Abstract: Abstract The paper discusses how a teaching approach, interdisciplinary design and invention pedagogy, affected primary school student teachers’ learning outcomes through the craft design process in pre-service teacher education. This study applies developmental work research (Engeström in J Educ Work 14(1):133–156, 2001; Engeström in Yhteiskehittely ja vaihdon vyöhykkeet tutkijoiden ja elinkeinoelämän välillä 2013; Galison in Image & logic: a material culture of microphysics. The University of Chicago Press, Chicago, 1997; Gorman in Trading zones, interactional expertise and interdisciplinary collaboration 2005) that aims to develop educators’ work involved here. To support a craft-designing process and making innovative artefacts, two disciplines—natural science (physics) and drama—as examples of interdisciplinarity were invited to contribute to the craft process. The craft course on ‘smart textiles’ was carried out in the spring of 2014 and 2015 at the University of Helsinki in pre-service primary teacher education. The aim of the crafts course was to get student teachers familiar with different dimensions of crafts (textile, design and technology), inquiry-based designing and an interdisciplinary teaching approach to be used in a primary school context. The craft task included working in small groups and designing smart textiles. Student teachers documented their designing and implementation processes through photos and videos using applications such as iMovie or Movie maker. In addition, participants wrote comprehensions of their projects in learning diaries. The data consist of student teachers’ learning diaries (N = 17) and prototypes (N = 17), which are analysed by qualitative content analysis. As results, first, the paper presents some innovative artefacts that student teachers created. Second, it describes the learning that emerged in pedagogical thinking of student teachers related to the interdisciplinary designing process, including (1) four interdisciplinary contexts, (2) new pedagogic thinking and (3) change of attitude towards integrative teaching.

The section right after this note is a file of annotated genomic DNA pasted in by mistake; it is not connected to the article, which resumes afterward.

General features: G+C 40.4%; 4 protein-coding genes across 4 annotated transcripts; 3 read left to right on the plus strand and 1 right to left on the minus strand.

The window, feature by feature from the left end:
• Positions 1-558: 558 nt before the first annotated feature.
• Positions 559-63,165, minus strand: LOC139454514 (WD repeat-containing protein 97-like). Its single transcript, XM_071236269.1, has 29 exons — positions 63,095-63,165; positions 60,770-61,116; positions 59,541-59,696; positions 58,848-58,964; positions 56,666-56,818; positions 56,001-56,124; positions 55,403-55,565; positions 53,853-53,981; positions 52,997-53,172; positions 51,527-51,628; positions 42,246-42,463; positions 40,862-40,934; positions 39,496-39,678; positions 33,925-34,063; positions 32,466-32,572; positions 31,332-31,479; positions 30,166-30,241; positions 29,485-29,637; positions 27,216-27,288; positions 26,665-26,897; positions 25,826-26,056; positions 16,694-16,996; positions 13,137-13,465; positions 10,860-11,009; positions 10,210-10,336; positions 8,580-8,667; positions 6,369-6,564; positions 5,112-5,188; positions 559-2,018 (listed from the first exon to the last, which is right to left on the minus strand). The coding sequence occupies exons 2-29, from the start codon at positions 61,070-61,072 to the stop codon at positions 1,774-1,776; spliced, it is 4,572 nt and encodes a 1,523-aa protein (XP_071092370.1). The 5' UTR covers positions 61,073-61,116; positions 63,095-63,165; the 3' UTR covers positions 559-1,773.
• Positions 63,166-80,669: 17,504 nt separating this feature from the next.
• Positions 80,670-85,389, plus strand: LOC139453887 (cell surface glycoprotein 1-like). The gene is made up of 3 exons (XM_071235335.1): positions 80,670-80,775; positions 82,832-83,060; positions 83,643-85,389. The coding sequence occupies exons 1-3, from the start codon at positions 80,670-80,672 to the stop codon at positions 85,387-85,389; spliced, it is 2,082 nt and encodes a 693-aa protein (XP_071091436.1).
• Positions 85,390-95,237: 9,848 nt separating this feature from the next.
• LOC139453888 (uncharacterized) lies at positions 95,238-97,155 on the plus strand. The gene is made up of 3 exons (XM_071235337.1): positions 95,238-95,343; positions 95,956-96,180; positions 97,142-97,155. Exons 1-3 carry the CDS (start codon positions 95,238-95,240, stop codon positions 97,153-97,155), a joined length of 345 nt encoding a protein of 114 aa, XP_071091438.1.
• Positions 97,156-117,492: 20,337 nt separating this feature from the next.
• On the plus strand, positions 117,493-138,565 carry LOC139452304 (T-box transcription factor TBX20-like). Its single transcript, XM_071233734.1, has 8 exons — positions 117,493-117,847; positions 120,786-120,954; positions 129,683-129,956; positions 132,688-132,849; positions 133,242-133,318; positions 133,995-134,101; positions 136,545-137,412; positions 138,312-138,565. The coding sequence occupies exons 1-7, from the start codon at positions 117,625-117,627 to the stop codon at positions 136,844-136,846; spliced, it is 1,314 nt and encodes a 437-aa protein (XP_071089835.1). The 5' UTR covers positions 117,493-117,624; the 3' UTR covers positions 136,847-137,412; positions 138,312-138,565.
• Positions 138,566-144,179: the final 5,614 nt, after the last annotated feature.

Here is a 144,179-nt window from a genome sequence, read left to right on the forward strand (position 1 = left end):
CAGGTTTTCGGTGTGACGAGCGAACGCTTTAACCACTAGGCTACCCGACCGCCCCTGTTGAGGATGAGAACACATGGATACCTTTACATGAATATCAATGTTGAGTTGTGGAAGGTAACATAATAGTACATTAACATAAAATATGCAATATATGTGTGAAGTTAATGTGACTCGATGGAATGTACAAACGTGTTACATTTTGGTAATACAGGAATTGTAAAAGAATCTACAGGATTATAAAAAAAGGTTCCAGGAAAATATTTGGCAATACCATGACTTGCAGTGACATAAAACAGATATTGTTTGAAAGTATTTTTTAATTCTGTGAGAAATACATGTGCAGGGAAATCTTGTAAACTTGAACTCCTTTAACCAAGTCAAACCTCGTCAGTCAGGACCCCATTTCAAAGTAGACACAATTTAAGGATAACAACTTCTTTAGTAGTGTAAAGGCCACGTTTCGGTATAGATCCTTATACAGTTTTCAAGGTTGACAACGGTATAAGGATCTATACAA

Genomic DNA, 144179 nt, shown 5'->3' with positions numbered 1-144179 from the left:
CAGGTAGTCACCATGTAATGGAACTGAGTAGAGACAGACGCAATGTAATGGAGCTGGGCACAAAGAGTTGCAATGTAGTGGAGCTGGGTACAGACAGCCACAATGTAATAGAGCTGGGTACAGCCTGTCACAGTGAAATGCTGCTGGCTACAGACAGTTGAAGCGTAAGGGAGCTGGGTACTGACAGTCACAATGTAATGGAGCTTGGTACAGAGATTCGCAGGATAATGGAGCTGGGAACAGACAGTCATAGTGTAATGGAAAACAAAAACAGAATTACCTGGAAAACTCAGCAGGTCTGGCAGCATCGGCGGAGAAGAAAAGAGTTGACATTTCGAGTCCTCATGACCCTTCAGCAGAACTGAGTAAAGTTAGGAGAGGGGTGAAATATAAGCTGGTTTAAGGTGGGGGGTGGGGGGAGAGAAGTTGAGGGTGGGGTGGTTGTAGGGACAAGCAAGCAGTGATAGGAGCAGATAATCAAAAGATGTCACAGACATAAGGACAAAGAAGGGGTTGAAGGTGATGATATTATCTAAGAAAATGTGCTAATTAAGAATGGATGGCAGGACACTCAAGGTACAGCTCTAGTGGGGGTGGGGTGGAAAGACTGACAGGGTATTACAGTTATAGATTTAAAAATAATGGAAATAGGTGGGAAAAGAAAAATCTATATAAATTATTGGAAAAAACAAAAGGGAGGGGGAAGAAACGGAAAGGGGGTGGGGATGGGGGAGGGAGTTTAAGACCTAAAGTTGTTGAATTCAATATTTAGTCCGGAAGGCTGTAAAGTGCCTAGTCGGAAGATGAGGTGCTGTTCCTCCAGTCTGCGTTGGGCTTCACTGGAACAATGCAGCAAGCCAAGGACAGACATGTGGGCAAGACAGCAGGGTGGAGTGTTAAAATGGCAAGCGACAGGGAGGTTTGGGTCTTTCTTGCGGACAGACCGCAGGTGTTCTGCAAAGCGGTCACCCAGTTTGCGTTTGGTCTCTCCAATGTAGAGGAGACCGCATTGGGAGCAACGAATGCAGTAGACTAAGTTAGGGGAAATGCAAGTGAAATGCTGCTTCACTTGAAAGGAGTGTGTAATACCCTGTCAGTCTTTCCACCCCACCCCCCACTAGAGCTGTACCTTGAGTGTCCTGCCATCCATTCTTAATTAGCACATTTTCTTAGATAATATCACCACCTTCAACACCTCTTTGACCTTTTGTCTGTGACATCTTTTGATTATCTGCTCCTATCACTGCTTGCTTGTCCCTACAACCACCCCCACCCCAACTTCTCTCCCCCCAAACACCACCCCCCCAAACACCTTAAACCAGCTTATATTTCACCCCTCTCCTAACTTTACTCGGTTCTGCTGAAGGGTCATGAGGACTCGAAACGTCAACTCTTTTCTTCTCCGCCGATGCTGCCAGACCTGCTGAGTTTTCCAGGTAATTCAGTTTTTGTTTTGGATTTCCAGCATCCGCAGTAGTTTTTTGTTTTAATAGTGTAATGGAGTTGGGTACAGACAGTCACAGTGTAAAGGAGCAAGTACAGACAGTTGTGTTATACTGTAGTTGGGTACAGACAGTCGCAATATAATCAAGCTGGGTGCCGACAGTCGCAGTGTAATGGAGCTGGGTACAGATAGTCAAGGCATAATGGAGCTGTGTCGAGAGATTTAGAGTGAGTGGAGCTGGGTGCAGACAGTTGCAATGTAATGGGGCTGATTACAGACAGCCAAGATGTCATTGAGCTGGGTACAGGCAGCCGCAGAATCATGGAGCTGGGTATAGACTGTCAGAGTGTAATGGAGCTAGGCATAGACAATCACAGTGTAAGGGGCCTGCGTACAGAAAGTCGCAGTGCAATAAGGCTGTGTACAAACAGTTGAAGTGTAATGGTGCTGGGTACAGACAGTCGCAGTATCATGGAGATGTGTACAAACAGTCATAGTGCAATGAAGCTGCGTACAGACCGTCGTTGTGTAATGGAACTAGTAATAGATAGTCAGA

PubDate: 2017-12-26
      DOI: 10.1007/s10798-017-9436-x
       
  • Using creative exhaustion to foster idea generation
    • Authors: Colin M. Gray; Seda McKilligan; Shanna R. Daly; Colleen M. Seifert; Richard Gonzalez
      Abstract: Abstract Numerous studies have shown the value of introducing cognitive supports to encourage the development of creative ability, and researchers have developed a variety of methods to aid in generating ideas. However, design students often struggle to explore more ideas after their initial ideas are exhausted. In this study, an empirically validated tool for idea generation, called Design Heuristics, was introduced as a means of productively pushing past creative exhaustion in an industrial design course at a large Midwestern university. Students worked on a simple design task on their own, generating an average of 6.1 concepts in a 30-min session; then, after 10 min of instruction on the Design Heuristics tool, students generated an average of 2.8 additional concepts for the same task using Design Heuristics for an additional 30 min. The concepts created in this second session using Design Heuristics were rated as higher in novelty, specificity and relevance. These results suggest that students benefit from introducing support tools following a period of working on their own ideas. Once their own ideas are exhausted, students may be more open to using and learning from support tools, and these tools may support skill development while producing higher quality outcomes.
      PubDate: 2017-12-11
      DOI: 10.1007/s10798-017-9435-y
       
  • Self-efficacy or context dependency': Exploring teachers’
           perceptions of and attitudes towards technology education
    • Authors: Charlotta Nordlöf; Jonas Hallström; Gunnar E. Höst
      Abstract: Abstract Educational research on attitudes shows that both teaching and student learning are affected by the attitudes of the teacher. The aim of this study is to examine technology teachers’ perceptions of and attitudes towards teaching technology in Swedish compulsory schools, focusing on teachers’ perceived control. The following research question is posed: How do the teachers perceive self-efficacy and context dependency in teaching technology' Qualitative interviews were performed with 10 technology teachers in the compulsory school (ages 7–16), and the data was analysed using thematic analysis. Based on an attitude framework, three sub-themes of self-efficacy were found: experience, education and interest, subject knowledge, and preparation. Furthermore, four sub-themes of context dependency were found; collegial support, syllabus, resources and status. The results show that, according to the teachers in this study, self-efficacy mainly comes from experience, education and interest. Moreover, contextual factors can both limit and boost the teachers, but overall there are negative attitudes because of a lack of support and resources, which impedes the teaching. Teachers educated in technology education generally express more positive attitudes and thus seem to have advantages in relation to technology teaching, but still they sometimes express negative attitudes in the field of perceived control. Some implications of this study are that it is necessary to promote teacher education in technology and to reserve resources for technology education in schools, thereby supporting teachers in controlling contextual and internal factors that affect their teaching. This support to teachers is especially important if there is an intention for the subject to develop in new directions.